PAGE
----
As 2022 came to a close, Postmaster General Louis DeJoy was interviewed by Government Executive to get his opinions about progress in implementing his 10-year Plan.
For DeJoy, 2023 is the “Year of Implementation” when many of the operational changes he’s been planning finally are put in place and, presumably, begin to deliver the efficiencies and cost savings that he promised in his Plan.
Whether the steps toward implementation are as nailed down as might be expected is another matter. As he told the reporter, “A lot of people say they don’t know exactly what we’re doing. Well, neither do I.” DeJoy was quoted as saying he’s going to “make a lot of mistakes,” explaining those as simply because he’s “willing to adapt.”
Not exactly confidence-building comments from a PMG who preaches “precision” and brooks no disagreement.
DeJoy rests his comfort with mistakes on the level of visibility in postal operations he now believes is in place. As he assured Government Executive about expected mistakes,
“We also have visibility, we catch them now, and we react to them. And that was not here. And that’s the beginning of a well run operational services organization. That’s what I’m most proud of.”
As much as having a way to catch and correct mistakes might be a useful resource to have, some might argue that a less headstrong leader would be more deliberate in advance rather than simply driving forward impatiently, hoping to fix errors on the fly – that had been funded by ratepayers.
Time for results
The writer characterized 2023 appropriately as “a pivotal year” for DeJoy’s Plan as it enters its third year.
So far, DeJoy’s only widely-acknowledged success is the use of his political connections to secure passage of the Postal Reform At of 2022. Conversely, outside his finance department, there’s little support for his strategy of improving USPS finances by aggressively raising prices. Though DeJoy had promised to be “judicious” in using the greater pricing authority provided by a 2020 Postal Regulatory Commission decision, few would agree that’s what’s happened. Echoing what may be the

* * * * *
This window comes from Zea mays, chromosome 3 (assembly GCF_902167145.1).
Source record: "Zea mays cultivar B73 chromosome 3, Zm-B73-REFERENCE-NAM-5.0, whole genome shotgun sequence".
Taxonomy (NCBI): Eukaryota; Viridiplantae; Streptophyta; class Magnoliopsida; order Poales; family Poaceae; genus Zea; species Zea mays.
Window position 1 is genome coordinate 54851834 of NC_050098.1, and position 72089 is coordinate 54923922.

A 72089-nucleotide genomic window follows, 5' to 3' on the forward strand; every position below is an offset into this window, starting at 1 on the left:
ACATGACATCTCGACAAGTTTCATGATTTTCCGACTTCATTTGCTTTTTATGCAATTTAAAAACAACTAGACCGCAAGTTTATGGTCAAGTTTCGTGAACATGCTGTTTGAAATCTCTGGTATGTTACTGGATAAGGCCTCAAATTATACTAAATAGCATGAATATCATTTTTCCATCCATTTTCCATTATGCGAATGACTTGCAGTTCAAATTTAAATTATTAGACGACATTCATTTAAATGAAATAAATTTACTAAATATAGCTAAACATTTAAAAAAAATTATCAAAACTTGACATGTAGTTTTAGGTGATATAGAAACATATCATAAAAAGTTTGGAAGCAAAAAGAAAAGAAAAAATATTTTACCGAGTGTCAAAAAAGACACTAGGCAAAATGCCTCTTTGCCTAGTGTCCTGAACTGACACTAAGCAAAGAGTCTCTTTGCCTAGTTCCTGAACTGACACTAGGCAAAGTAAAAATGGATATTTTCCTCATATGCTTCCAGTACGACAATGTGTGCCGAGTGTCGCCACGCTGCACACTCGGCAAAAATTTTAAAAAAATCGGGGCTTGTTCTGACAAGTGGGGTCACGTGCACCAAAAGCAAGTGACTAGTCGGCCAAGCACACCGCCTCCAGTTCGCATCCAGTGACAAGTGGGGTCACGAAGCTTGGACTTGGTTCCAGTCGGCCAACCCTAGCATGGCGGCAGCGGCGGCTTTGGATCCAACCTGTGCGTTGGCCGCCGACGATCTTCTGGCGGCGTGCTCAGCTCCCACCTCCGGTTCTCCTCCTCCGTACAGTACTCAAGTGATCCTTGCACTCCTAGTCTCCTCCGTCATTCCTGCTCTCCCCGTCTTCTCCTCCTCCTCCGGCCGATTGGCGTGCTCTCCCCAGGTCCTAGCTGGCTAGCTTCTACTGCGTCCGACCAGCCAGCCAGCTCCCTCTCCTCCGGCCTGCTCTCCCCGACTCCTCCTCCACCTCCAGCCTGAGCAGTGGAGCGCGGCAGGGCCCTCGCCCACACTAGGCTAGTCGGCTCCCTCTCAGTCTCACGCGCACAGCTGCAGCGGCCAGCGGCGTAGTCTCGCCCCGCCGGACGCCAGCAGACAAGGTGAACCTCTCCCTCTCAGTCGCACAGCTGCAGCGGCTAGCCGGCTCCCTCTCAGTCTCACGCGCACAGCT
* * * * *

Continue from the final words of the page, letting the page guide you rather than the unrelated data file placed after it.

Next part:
opinion of most ratepayers, PostCom President Mike Plunkett commented “That’s not my definition of judicious.”
As the article noted, despite vowing to cut costs and grow revenue, many in the mailing community fear DeJoy’s myopic push for revenue (not cost reduction) is driving away business. As Plunkett noted, “Any improvement from the financials so far has come through rate increases.”
In other interviews, DeJoy has expressed a belief that the loss of hard-copy mail is inevitable, saying he’s “not going to chase it.” Those whose business depends on such mail may rightly find it disturbing that the head of an organization generating most of its income from hard-copy mail has written it off as not deserving of effort to preserve it. Instead, DeJoy believes his agency’s financial future rests on packages.
He also sees cost savings in
“improving facility conditions, making the flow of mail more logical, rerouting letter carriers … to consolidated sorting centers, adding equipment to boost package processing capacity and generally shifting from a scattered network to a fully integrated one.”
Though DeJoy admits the transformation “will take years” he says it “will get underway in earnest in 2023.” However, as the article’s writer noted,
“There remain serious questions about whether his reforms will produce the savings he has promised – previous efforts to consolidate facilities led USPS to perform worse while realizing just a tiny fraction of the cost reductions it had anticipated.”
The article concluded that DeJoy sees his work as defining his legacy.
“If he pulls it off, if he can cut inefficiencies while boosting on-time mail delivery and eliminating annual deficits, it will go a long way to reversing the narrative that has defined much of his tenure. If he fails, it could cement his reputation as a conservative, private sector magnate incapable of recognizing USPS’ value as a public service.” What DeJoy may not realize – or care about – is that if his Plan fails, it’s the commercial mailing industry, postal ratepayers, and average customers who will be left to deal with the results. His reputation may suffer, but the people who depend on mail and the USPS for their livelihoods likely will suffer more.